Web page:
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In Reply to: judging ribs posted by snyder625 on April 07, 2013 at 18:29:00:
Interesting comments from Mike Mills in a 2010 article
Four-time champion Mike Mills stands behind comparative judging as the best way to ensure a fair fight; yet, as a pit master who's just about seen it all, he acknowledges a crucial flaw in this system: the power of a dominant trend.
"The trend at this point in time is candy sweet with a finish of spice at the end...It's sickening sweet," Mills declared after he had finished judging. Although the standards of comparative judging and the sanctity of the blind box effectively eliminate all distractions to the moment of judgment, it seems like nothing can change the fact that Memphis in May has become the stage for a particularly sugary type of barbecue.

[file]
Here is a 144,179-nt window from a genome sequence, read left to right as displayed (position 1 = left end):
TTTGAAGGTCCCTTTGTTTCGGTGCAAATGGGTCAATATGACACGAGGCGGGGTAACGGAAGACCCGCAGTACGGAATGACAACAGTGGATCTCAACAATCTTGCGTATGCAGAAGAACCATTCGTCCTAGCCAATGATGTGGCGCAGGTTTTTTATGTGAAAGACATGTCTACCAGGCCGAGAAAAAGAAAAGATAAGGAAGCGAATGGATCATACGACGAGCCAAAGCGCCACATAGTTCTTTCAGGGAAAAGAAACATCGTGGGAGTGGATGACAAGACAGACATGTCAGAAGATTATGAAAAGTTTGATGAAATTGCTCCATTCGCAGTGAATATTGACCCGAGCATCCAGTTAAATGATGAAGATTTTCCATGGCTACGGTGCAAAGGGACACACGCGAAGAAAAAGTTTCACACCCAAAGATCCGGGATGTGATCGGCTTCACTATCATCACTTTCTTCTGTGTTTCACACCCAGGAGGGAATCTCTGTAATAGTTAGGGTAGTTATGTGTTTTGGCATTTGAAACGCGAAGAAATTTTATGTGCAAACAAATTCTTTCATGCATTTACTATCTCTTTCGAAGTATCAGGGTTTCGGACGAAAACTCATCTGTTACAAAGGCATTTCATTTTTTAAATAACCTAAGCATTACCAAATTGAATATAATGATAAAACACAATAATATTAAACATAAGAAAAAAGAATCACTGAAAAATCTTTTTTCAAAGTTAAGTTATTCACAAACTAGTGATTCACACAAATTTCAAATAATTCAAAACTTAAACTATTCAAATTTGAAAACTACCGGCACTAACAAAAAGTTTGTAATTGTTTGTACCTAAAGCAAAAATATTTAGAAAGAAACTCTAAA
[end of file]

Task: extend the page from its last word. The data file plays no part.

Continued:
This bias is clearest in the rib competition, in which most teams crust their racks with brown sugar and spray them with apple juice in the smoking process. While all of the entries still end up extremely tasty, a diversity of flavors is absent among high-ranking entries. The Natural Born Grillers' ribs, which took first place at this year's contest, proved this point: Their texture and appearance were second to none, but every sticky bite sent shock waves of sweetness through my mouth, overpowering the tastes of meat and smoke in a way that I would hesitate to call world-class.
"They don't do that normally," pointed out Mills, who linked this trend to American barbecue's regional nature. "That's what started winning in the contests, so that's what everybody started doing.
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